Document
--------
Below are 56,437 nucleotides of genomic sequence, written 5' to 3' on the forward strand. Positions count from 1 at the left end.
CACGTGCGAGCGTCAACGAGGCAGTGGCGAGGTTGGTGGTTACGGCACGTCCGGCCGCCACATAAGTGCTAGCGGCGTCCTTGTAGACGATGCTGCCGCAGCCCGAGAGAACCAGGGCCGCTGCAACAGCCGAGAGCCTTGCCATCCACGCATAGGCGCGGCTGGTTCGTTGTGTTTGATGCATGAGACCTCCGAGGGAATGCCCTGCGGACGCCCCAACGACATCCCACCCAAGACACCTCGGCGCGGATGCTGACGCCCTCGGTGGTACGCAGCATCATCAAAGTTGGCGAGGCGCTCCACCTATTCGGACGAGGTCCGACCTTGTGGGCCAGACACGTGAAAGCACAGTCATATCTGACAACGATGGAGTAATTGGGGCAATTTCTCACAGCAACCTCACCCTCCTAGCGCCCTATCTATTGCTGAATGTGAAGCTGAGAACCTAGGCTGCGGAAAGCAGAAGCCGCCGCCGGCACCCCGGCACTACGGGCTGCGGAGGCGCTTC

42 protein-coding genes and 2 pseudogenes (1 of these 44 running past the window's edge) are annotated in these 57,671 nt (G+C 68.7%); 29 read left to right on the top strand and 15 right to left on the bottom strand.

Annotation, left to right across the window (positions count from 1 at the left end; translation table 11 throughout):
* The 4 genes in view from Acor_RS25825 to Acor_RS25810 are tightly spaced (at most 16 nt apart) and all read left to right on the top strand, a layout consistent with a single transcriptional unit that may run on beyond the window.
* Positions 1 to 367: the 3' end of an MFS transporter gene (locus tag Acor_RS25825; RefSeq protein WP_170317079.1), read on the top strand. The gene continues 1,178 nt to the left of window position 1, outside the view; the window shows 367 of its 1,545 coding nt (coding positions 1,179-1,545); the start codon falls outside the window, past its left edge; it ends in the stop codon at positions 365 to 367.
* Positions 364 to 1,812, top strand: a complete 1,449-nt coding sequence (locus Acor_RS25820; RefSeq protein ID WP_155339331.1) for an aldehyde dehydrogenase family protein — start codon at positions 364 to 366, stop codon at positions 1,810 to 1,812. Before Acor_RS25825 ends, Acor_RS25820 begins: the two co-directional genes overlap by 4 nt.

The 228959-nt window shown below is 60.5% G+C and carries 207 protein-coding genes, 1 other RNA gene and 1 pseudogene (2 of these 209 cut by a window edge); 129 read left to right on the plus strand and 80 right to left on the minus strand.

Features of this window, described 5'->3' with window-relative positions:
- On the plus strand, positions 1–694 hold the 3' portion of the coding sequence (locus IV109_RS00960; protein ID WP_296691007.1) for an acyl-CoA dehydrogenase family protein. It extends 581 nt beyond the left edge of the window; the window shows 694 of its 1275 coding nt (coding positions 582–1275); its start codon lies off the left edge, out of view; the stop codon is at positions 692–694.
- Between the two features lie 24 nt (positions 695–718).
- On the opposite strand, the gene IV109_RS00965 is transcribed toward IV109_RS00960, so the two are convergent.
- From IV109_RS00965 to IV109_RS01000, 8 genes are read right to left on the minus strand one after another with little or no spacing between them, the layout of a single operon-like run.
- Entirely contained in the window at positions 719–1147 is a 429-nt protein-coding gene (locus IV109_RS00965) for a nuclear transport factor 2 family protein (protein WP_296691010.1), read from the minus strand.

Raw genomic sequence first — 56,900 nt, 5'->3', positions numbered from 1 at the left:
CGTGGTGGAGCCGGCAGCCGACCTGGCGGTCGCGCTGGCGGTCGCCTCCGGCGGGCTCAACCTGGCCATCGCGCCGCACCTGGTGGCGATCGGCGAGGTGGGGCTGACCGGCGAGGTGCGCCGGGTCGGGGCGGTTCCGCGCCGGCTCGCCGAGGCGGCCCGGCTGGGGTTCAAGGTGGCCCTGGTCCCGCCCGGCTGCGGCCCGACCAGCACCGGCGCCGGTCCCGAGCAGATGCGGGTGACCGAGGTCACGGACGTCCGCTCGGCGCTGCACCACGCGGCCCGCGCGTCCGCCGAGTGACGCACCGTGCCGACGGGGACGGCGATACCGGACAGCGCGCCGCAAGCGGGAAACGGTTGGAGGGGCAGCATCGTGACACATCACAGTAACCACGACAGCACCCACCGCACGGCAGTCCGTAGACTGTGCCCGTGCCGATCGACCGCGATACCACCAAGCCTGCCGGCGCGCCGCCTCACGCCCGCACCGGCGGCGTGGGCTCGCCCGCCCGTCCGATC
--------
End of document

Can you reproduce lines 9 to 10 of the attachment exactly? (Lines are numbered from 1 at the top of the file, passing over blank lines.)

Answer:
Features of this window, described 5'->3' with window-relative positions:
- On the plus strand, positions 1–694 hold the 3' portion of the coding sequence (locus IV109_RS00960; protein ID WP_296691007.1) for an acyl-CoA dehydrogenase family protein. It extends 581 nt beyond the left edge of the window; the window shows 694 of its 1275 coding nt (coding positions 582–1275); its start codon lies off the left edge, out of view; the stop codon is at positions 692–694.